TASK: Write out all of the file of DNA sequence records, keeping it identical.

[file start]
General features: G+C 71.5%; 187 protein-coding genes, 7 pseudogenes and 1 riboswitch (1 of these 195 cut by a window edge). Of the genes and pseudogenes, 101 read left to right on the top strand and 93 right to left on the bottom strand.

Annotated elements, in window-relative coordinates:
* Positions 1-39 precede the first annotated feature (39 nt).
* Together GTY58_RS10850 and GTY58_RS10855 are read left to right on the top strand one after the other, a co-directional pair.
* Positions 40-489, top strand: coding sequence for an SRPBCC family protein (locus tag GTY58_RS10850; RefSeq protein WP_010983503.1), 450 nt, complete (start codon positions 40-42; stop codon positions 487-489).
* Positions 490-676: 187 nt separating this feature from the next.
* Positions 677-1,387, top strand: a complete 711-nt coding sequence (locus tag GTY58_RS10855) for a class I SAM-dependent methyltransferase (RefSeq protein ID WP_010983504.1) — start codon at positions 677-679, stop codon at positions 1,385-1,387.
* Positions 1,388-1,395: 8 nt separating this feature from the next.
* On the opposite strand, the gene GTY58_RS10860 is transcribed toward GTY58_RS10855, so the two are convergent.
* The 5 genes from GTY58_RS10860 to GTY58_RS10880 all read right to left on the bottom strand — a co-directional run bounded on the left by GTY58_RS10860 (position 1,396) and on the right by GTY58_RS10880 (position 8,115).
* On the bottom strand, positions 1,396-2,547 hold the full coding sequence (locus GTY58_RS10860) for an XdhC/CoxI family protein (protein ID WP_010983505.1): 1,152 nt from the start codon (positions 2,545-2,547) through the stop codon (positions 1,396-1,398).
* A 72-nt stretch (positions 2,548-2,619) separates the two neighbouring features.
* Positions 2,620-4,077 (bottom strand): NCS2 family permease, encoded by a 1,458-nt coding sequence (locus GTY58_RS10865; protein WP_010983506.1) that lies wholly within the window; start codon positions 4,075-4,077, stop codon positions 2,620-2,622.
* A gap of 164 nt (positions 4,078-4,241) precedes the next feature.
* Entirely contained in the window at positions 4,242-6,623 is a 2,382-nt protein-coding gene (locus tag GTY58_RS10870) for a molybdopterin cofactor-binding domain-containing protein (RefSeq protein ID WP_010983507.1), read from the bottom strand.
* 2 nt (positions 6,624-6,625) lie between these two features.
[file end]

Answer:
General features: G+C 71.5%; 187 protein-coding genes, 7 pseudogenes and 1 riboswitch (1 of these 195 cut by a window edge). Of the genes and pseudogenes, 101 read left to right on the top strand and 93 right to left on the bottom strand.

Annotated elements, in window-relative coordinates:
* Positions 1-39 precede the first annotated feature (39 nt).
* Together GTY58_RS10850 and GTY58_RS10855 are read left to right on the top strand one after the other, a co-directional pair.
* Positions 40-489, top strand: coding sequence for an SRPBCC family protein (locus tag GTY58_RS10850; RefSeq protein WP_010983503.1), 450 nt, complete (start codon positions 40-42; stop codon positions 487-489).
* Positions 490-676: 187 nt separating this feature from the next.
* Positions 677-1,387, top strand: a complete 711-nt coding sequence (locus tag GTY58_RS10855) for a class I SAM-dependent methyltransferase (RefSeq protein ID WP_010983504.1) — start codon at positions 677-679, stop codon at positions 1,385-1,387.
* Positions 1,388-1,395: 8 nt separating this feature from the next.
* On the opposite strand, the gene GTY58_RS10860 is transcribed toward GTY58_RS10855, so the two are convergent.
* The 5 genes from GTY58_RS10860 to GTY58_RS10880 all read right to left on the bottom strand — a co-directional run bounded on the left by GTY58_RS10860 (position 1,396) and on the right by GTY58_RS10880 (position 8,115).
* On the bottom strand, positions 1,396-2,547 hold the full coding sequence (locus GTY58_RS10860) for an XdhC/CoxI family protein (protein ID WP_010983505.1): 1,152 nt from the start codon (positions 2,545-2,547) through the stop codon (positions 1,396-1,398).
* A 72-nt stretch (positions 2,548-2,619) separates the two neighbouring features.
* Positions 2,620-4,077 (bottom strand): NCS2 family permease, encoded by a 1,458-nt coding sequence (locus GTY58_RS10865; protein WP_010983506.1) that lies wholly within the window; start codon positions 4,075-4,077, stop codon positions 2,620-2,622.
* A gap of 164 nt (positions 4,078-4,241) precedes the next feature.
* Entirely contained in the window at positions 4,242-6,623 is a 2,382-nt protein-coding gene (locus tag GTY58_RS10870) for a molybdopterin cofactor-binding domain-containing protein (RefSeq protein ID WP_010983507.1), read from the bottom strand.
* 2 nt (positions 6,624-6,625) lie between these two features.